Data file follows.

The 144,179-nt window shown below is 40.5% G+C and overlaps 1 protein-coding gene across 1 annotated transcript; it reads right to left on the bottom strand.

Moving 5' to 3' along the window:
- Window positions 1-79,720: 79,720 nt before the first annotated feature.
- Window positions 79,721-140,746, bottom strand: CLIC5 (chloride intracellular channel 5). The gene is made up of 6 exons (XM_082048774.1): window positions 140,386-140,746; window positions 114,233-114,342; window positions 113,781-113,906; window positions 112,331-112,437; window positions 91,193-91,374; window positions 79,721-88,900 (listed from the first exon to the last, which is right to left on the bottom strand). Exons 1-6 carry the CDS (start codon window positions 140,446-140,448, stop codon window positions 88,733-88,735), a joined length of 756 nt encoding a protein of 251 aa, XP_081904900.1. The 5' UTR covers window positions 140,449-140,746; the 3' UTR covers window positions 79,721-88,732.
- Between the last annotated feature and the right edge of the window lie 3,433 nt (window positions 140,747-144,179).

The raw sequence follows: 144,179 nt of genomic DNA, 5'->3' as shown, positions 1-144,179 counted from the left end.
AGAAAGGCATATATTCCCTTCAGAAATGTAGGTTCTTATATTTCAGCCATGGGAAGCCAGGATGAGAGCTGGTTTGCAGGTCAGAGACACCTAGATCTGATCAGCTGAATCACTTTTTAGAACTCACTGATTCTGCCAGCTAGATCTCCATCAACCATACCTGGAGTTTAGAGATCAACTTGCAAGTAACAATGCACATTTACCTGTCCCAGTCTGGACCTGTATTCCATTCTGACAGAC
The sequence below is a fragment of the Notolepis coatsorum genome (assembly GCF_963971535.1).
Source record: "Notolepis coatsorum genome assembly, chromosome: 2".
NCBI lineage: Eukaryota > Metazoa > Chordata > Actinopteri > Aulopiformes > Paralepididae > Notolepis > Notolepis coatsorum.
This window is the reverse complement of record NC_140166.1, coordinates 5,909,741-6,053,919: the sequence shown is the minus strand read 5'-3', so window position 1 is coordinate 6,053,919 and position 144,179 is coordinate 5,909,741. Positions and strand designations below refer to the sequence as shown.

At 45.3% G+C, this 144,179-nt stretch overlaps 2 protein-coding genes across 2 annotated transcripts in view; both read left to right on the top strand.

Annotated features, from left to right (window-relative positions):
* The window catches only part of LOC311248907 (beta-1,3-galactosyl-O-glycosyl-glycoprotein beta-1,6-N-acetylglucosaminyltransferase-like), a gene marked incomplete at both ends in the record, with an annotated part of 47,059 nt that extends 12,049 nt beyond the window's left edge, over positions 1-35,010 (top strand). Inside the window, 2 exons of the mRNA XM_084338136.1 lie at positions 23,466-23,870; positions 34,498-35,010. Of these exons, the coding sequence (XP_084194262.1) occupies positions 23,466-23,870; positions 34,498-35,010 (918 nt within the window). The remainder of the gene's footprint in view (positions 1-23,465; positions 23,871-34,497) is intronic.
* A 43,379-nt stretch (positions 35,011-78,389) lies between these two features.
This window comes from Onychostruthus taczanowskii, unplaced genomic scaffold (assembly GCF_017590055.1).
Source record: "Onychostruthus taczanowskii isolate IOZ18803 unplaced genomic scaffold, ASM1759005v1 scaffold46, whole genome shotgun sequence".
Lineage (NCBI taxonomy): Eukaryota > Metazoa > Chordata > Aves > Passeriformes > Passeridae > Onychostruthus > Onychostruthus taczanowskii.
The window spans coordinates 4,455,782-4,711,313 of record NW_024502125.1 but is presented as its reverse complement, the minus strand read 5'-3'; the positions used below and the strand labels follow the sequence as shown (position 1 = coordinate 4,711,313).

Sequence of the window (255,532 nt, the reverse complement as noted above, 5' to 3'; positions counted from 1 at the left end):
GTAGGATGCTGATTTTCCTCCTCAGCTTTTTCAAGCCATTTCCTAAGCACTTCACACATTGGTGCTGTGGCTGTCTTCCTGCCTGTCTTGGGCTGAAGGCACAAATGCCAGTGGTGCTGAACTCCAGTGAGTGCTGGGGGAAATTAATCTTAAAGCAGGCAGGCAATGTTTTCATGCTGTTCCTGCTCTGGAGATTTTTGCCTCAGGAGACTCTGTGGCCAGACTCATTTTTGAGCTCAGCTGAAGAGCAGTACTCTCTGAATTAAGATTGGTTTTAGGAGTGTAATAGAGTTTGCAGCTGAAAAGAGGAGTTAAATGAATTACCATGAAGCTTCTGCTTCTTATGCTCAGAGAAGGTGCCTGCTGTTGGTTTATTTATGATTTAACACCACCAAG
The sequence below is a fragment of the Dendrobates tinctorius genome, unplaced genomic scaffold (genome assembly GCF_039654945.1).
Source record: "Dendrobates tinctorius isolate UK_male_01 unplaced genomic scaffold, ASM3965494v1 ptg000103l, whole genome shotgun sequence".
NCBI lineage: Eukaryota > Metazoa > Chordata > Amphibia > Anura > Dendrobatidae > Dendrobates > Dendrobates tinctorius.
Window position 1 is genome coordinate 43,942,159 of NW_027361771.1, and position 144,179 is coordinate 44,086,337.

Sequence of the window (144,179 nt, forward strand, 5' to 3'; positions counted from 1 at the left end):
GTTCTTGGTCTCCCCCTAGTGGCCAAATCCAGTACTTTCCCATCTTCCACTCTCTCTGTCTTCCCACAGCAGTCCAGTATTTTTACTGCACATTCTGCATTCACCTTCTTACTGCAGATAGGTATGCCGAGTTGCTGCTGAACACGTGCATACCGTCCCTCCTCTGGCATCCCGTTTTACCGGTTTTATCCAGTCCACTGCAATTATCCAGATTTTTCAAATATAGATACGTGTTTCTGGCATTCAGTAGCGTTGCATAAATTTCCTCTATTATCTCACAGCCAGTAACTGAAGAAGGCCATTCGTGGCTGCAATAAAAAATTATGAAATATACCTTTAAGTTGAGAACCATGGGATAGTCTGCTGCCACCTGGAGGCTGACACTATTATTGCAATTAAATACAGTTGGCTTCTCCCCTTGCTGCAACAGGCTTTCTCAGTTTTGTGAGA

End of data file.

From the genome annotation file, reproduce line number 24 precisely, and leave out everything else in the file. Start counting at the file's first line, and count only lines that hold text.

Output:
NCBI lineage: Eukaryota > Metazoa > Chordata > Amphibia > Anura > Dendrobatidae > Dendrobates > Dendrobates tinctorius.